When I was a kid, there were no such things as bike helmets. (Yes, I am a dinosaur.) We rode our bikes with reckless abandon down hillsides and dirt paths without having the proper wheels for such endeavors. We’d crash into each other on a regular basis. I remember once wiping out on gravel while I raced my sister, scraping all the skin off the outside of my right leg.
It hurt for a week. Then I was biking again. A little stiff. But pedaling.
The world has somehow gotten bigger and scarier since I was young. Or we’ve just become more aware of how tough things can be. No longer would any parent worth his or her salt allow their child to ride a bike helmetless. In our school system, if you ride your bike to school without a helmet, and you’re under the age of 16, you and your parents will get a ticket.
Let’s hear it for helmet head.
My granddaughter, Isley, fully appreciates the need for protection. She’s a low-flying object waiting to impact any other object, animate or inanimate, in her path. She and her sister and two brothers live life full out, full on, eyes wide open. Open eyes, however, don’t always embrace obstacles well. My grandkids have all managed to encounter the pitfalls of life. Bumps, bruises, scrapes. falling down, being knocked down, being taken down. Life can be painful.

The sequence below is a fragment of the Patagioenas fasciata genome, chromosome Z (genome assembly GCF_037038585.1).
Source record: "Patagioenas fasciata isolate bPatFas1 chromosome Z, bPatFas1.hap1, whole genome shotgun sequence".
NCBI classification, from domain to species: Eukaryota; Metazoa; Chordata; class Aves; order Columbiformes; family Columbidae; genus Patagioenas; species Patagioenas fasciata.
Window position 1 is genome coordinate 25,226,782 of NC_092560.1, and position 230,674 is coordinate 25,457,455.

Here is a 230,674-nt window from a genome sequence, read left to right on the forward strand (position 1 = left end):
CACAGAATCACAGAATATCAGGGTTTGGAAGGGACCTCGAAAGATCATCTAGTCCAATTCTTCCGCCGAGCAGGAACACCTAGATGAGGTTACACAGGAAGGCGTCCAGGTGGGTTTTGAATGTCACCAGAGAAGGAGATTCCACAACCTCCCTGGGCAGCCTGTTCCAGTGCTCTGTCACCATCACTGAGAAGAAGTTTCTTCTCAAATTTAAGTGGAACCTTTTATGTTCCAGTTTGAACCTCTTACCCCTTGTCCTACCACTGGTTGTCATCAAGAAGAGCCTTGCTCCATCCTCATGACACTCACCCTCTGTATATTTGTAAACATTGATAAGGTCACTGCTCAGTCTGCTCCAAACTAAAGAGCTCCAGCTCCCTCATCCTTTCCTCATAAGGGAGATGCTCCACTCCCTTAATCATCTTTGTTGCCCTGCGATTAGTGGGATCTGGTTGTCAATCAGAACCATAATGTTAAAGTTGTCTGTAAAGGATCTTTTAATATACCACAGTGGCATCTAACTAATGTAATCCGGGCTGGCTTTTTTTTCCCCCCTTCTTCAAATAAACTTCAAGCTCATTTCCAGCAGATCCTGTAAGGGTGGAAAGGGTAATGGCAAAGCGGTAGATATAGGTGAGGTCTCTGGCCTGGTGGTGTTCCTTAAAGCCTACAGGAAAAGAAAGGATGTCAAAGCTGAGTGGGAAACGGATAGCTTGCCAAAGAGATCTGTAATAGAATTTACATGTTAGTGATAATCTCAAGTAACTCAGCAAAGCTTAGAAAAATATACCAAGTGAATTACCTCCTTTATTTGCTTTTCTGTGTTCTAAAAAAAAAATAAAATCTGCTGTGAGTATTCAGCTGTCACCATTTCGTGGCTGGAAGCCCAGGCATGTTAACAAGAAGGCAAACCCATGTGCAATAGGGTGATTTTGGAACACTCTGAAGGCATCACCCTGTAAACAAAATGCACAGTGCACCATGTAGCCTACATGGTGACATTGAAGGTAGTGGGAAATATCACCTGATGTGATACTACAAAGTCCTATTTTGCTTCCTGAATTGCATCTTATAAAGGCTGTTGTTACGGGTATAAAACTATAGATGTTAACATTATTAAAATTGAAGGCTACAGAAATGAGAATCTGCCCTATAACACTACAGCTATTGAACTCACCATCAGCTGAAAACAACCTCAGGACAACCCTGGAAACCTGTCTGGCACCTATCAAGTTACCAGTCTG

Hence the helmet.
Does Isley know how to put it on right? Not so much. But when she learns to ride a bike–or when she’s on the back of mom’s bike–she will wear a helmet.
It’s all about safety. Protection.
We all want protection. We all want to know we’re safe. It’s why I check to make sure my doors are locked at night. Why I double check the sliding glass door.
But sometimes fear gets the better of me. When I’m alone at night and no one else is there to talk to, I begin to imagine the worst. When I can’t get ahold of my kids, my mind wanders down the dark path. When John gets stuck in traffic and doesn’t call, I can get weirded out. Really fast.
Fear can be all consuming. It can trip me up, pitch me to the ground and do a tap dance on my back.
I want protection.
More than a helmet.
Too often, I’m looking for that help in places I won’t find it. In people. In things.
God offers His protection without demanding anything from us in return. He alone is powerful enough, loving enough, gracious enough to draw us into a relationship with Him that provides hope for us in all things. The hope of His presence with us now. The promise of our presence with Him in heaven.
“So do not fear, for I am with you; do not be dismayed, for I am your God. I will strengthen you and help you; I will uphold you with My righteous right hand.” Isaiah 41:10
His protection is complete. Perfect. Eternal.
Say goodbye to helmet head.